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Alfred H. Miles, ed. The Sacred Poets of the Nineteenth Century. 1907.

By Poems. I. Spring

Aubrey de Vere (1814–1902)

ONCE more, through God’s high will and grace,

Of hours that each its task fulfils,

Heart-healing Spring resumes its place

The valley through, and scales the hills.

Who knows not Spring? who doubts when blows

Her breath, that Spring is come indeed?

The swallow doubts not; nor the rose

That stirs, but wakes not; nor the weed.

Once more the cuckoo’s call I hear;

I know, in many a glen profound,

The earliest violets of the year

Rise up like water from the ground.

The thorn, I know, once more is white;

And far down many a forest dale,

The anemones in dubious light

Are trembling like a bridal veil.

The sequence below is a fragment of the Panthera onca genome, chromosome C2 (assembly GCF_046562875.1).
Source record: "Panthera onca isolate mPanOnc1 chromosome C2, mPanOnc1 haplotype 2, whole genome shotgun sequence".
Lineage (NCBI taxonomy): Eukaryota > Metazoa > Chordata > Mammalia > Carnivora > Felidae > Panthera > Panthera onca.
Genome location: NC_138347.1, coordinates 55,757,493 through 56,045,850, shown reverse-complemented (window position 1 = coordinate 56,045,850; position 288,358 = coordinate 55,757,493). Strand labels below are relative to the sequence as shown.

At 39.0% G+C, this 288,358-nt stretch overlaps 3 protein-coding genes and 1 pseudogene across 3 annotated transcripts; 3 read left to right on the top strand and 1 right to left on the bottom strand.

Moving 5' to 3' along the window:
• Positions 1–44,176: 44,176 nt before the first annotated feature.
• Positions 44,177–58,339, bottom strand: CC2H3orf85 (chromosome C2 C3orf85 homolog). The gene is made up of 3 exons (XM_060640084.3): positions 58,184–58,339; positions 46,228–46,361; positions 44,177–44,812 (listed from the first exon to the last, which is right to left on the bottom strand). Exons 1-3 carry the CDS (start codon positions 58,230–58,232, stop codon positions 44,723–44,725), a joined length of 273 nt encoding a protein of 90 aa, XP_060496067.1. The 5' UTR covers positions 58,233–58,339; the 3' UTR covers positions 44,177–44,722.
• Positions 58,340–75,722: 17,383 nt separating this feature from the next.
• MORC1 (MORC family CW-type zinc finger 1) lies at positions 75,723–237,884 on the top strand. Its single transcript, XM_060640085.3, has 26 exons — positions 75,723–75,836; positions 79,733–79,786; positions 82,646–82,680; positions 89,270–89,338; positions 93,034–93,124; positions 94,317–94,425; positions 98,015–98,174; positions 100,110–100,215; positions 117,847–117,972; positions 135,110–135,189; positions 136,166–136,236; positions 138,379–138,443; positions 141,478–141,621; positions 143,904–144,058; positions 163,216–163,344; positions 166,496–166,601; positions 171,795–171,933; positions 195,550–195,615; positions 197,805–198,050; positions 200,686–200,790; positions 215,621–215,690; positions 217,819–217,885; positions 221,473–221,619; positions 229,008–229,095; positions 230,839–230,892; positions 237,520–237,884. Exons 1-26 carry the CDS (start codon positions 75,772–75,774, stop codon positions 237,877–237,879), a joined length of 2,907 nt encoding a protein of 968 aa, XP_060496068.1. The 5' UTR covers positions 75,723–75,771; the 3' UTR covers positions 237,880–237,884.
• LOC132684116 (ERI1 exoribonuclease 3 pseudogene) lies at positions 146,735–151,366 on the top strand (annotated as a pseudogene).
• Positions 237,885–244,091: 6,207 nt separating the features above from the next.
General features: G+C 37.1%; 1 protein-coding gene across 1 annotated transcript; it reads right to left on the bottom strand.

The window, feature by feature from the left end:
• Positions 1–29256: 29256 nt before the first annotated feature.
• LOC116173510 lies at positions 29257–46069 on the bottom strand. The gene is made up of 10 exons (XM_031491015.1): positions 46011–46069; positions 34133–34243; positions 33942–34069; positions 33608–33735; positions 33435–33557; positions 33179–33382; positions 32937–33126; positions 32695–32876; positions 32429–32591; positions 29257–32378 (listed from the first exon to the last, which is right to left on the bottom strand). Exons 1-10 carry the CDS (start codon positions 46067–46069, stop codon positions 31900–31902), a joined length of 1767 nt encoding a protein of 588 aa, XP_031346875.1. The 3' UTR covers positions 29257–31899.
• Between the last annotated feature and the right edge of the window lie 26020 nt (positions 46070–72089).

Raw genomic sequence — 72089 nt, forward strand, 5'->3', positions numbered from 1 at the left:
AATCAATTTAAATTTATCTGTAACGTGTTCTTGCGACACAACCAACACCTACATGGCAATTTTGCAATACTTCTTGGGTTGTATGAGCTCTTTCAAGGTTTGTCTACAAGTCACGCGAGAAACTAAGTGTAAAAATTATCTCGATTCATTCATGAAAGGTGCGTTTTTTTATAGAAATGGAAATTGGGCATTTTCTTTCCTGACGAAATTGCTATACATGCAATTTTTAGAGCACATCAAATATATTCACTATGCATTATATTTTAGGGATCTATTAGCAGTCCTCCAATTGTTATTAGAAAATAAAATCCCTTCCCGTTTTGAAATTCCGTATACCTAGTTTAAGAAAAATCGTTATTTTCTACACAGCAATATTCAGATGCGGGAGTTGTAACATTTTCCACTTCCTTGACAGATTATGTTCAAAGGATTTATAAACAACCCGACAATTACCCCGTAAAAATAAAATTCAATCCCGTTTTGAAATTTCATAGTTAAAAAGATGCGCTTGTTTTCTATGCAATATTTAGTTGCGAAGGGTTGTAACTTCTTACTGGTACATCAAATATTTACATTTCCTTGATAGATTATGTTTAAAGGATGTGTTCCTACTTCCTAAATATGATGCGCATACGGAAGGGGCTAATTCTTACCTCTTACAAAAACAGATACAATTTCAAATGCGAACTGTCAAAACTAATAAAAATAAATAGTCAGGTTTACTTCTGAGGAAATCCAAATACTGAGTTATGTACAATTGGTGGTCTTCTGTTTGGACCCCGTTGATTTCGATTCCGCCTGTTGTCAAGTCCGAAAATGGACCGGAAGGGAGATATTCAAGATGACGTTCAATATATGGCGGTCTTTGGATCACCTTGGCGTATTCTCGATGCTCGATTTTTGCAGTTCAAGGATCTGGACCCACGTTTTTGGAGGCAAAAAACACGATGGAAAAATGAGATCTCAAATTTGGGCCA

By streams released that surging flow

From craggy shelf, through sylvan glades,

The pale narcissus, well I know,

Smiles hour by hour on greener shades.

The honey’d cowslip tufts once more

The golden slopes;—with gradual ray

The primrose stars the rock, and o’er

The wood-path strews its milky way.

I see her not—I feel her near,

As charioted in mildest airs

She sails through yon empyreal sphere,

And in her arms and bosom bears

That urn of flowers, and lustral dews,

Whose sacred balm, on all things shed,

Revives the weak, the old renews,

And crowns with votive wreaths the dead.